Ancestral Pueblo Indians lived in Mesa Verde’s cliff homes in the 1200s A.D. The archaeology that Mesa Verde National Park has conserved is now open to tourists from all over the world. Each day of the year, the park is accessible. Stay in touch with our website TheWestMinsterPromenade for the latest entertainment updates!!!!!!
Things To Do In Mesa Verde In Winter
|Escape the Crowds|
|Ski Cliff Palace|
|Snowshoe in the Moonlight|
|Explore the Archaeology of Winter|
|Travel Back in Time|
It’s not just for summer visitors to enjoy Mesa Verde’s rich cultural experience. You may see another, more sedate side of the park from November to March. Visit Mesa Verde and discover the best winter activities. To cross off standing in four states simultaneously on your bucket list, stop at the Four Corners Monument while you’re in the area.
Escape the Crowds: Over a half million people often visit Mesa Verde each year, yet the park claims that on the most sedate off-season days, there are only about 50 visitors. Enjoy the tranquilly and take pictures of Cliff Palace or Spruce Tree House in the golden light after the ranger-led tours are finished in the fall.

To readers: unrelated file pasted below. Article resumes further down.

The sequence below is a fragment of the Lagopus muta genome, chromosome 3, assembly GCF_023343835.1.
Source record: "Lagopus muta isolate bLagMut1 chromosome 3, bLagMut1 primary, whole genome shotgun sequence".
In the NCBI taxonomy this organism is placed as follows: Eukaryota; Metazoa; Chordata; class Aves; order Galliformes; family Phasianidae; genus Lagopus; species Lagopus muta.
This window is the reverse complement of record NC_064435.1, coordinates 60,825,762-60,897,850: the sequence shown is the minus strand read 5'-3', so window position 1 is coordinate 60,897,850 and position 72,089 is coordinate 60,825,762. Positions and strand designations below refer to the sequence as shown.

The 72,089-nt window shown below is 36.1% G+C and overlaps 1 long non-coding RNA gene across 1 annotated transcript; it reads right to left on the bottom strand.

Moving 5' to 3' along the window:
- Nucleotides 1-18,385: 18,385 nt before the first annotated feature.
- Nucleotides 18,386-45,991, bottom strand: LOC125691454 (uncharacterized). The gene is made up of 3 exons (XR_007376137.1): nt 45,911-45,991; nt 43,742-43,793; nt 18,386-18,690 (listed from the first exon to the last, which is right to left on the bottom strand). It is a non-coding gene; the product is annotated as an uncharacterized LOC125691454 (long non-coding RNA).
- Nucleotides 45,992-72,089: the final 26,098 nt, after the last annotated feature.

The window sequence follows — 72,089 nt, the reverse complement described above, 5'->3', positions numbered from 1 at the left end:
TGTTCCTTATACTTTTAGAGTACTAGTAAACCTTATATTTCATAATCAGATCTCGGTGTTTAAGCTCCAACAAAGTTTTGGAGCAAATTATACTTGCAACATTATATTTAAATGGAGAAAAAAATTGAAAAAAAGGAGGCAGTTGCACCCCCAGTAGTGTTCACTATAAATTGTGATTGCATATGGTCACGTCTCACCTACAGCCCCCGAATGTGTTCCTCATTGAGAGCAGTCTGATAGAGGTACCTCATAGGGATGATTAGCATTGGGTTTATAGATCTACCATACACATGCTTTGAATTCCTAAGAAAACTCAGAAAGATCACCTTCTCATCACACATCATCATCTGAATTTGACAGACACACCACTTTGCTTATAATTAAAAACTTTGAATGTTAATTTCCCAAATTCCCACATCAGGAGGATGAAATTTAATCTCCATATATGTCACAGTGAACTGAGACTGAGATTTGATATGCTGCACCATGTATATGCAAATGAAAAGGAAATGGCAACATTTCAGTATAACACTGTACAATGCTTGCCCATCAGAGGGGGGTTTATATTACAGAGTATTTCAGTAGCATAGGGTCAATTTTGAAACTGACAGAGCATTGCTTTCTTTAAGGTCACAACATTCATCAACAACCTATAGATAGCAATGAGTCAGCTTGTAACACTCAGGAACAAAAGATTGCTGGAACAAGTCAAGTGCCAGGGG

Ski Cliff Palace: Ski the Cliff Palace road (winter closure) up on the mesa top for an archaeological experience. A quicker alternative is to ski to the Cliff Palace overlook and then turn around and head back. It is a 6-mile, unmaintained circle. I passed by
No other hikers on the trail on a beautiful weekday in February. Cross-country ski tracks at Morefield Campground are maintained by the park. Skiers with little experience will like this area’s mild slopes. Visit the park’s website for a list of all the trails, travel instructions, and parking details.
Snowshoe in the Moonlight: In January and February, the park holds activities including a night ski and a snowshoe hike at Morefield Campground. When there isn’t enough snow, events are cancelled. Some years the snow is deep. Verify the state of the winter trails here, and visit the park website for updates on events that are weather-dependent. On Friday, January 6, from 6 p.m. to 10 p.m., there will be a moonlight snowshoe and ski event at the Morefield Campground trails.
Explore the Archaeology of Winter: Look across the canyon at the snow-covered Spruce Tree House before entering the welcoming Chapin museum, which is open every day except for Thanksgiving, Christmas, and New Year’s Day. View artefacts like a piece of a turkey-feather blanket and an old down jacket/comforter to consider how the Pueblo people of the past stayed warm.
Travel Back in Time: Mesa Verde seems to be in a radically another time period from the current world when covered in snow. Observing the cliff homes for the first time in December 1888 was rancher Richard Wetherill of the Anglo settlement. In her 1925 book The Professor’s House, author Willa Cather narrated this incident: